As we hit the quarter pole, NHL.com takes a comprehensive look at where things stand. Certainly, the New Jersey Devils have been the main story line of the past month, making an unprecedented run at an unexpected playoff berth. But, there are also six other storylines that merit your attention in the final two months of the season. Also, we look at potential candidates for each of the major NHL Awards in our on-going Trophy Tracker features. Finally, we have updated our fantasy rankings as we head into the final 20-game portion of the regular season.
"The Frank J. Selke Trophy is an annual award given to the forward who best excels in the defensive aspects of the game."
Pretty straightforward wording to determine who wins the award, right?
The only problem for those who have to pick the player who deserves the trophy is deciding what constitutes good defense. Is it takeaways? Is it plus-minus? Can't we just add the two numbers and give the award to that guy?
There might not be a more subjective award that's handed out by the NHL.
For me, there are three very important components to how good a player is defensively:
1. Is the player consistently matched up against the best offensive players on the opposing team and does he hold them off the scoreboard?
2. Does the player excel when his team is shorthanded, the time when a coach wants his best defenders on the ice?
3. Is the player an asset when it comes to blocking shots and taking away the puck?
Other criteria like shorthanded goals and plus-minus involve defense as a component, but the player's offensive ability can also play a large role in piling up numbers in those categories. It's not that those categories should be ignored, but they aren't as important as the other statistics.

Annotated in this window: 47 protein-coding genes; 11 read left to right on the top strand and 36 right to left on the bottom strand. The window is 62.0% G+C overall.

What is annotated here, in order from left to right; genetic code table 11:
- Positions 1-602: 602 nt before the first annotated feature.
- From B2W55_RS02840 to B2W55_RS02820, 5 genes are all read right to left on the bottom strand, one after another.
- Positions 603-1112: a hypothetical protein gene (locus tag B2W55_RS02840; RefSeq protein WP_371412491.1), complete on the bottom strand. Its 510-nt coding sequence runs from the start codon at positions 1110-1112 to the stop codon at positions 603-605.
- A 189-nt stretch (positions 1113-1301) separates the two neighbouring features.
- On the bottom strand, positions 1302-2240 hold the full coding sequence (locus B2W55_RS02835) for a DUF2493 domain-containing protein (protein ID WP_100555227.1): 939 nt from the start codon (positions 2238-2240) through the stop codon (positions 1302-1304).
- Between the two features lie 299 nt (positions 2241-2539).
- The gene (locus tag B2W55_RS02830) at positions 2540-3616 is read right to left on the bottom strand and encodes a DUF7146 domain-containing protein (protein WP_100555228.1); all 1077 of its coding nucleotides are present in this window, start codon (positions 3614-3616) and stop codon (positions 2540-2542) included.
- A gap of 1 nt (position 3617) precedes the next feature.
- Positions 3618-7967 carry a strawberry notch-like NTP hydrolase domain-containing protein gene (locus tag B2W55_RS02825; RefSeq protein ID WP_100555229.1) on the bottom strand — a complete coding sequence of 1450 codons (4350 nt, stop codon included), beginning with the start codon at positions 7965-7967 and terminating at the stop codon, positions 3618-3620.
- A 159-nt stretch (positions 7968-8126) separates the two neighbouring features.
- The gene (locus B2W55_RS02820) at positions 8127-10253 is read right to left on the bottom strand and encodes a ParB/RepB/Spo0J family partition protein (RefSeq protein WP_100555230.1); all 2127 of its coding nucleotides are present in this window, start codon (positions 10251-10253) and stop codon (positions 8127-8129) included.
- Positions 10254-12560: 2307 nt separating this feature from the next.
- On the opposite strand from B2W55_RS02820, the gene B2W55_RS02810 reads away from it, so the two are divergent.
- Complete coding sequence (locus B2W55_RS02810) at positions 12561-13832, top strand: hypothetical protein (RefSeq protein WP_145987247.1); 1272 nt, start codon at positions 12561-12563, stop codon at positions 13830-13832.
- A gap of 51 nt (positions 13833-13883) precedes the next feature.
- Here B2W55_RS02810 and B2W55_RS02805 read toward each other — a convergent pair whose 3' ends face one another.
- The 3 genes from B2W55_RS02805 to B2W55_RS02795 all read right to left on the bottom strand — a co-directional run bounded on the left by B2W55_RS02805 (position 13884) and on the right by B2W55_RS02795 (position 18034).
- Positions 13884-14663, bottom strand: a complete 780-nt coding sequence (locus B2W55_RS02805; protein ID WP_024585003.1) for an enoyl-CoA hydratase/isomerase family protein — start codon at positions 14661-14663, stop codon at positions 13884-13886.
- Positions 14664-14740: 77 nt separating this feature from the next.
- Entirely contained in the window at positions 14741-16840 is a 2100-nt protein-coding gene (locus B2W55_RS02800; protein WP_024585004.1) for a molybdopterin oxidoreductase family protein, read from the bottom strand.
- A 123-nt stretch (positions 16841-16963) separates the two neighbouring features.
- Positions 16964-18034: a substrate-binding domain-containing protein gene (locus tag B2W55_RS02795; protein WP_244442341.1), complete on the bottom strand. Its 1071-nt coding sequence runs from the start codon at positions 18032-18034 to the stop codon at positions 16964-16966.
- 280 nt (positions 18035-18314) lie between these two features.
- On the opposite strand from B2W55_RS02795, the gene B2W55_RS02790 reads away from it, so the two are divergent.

That's why I'm taking Vancouver's Manny Malhotra as the Selke winner at this point in the season with teammate Ryan Kesler and Boston Bruins center Patrice Bergeron as the other two finalists.
Manny Malhotra, Vancouver Canucks
-- There are two aspects to his game that blow me away when I try to find someone else to choose instead of him -- he leads all forwards in blocked shots (68) and shorthanded faceoffs won (132 of 214, 61.7 percent). The Canucks' penalty-killing unit has gone from 18th to 4th in Malhotra's first season in Vancouver. He only has 8 goals, but one of them came while shorthanded. Detractors will point to his mediocre plus-3 rating, but when you consider he's earned that without the luxury of being an offensive force while facing the Western Conference's best offensive players every game, it's extremely impressive. Even with Canucks defensemen dropping like flies over the last few weeks, none of Malhotra's numbers have dipped one bit.
Patrice Bergeron, Boston Bruins
-- Much like Malhotra, Bergeron is used primarily against the opposition's top line. He's the best defensive forward on the League's best defensive team. He leads Bruins forwards in blocked shots (45) and takeaways (33). He's won the 13th most shorthanded draws (89-of-169, 52.6 percent) in the League and has two shorthanded goals. He wins faceoffs, checks the best players and has a plus-21 rating. With 20 goals and 29 assists, he has the type of overall numbers that should draw serious consideration from voters.
Ryan Kesler, Vancouver Canucks
-- The reason for two Canucks on this list is because while almost every Canuck defenseman has suffered a serious injury of late, Kesler has stepped up his game to help keep his team among the best goals allowed. He's fourth in blocked shots in the League with 63 and is also an important reason for the Canucks' improved PK unit and has 3 shorthanded goals. He also leads Canucks forwards with 51 takeaways. The drawback is while Malhotra is posting his numbers against offensive greats, Kesler is free to focus on his offense. Kesler, a finalist for the Selke the past two seasons, hasn't slacked on his defense at all this season, but his responsibilities have been lessened by Malhotra's presence.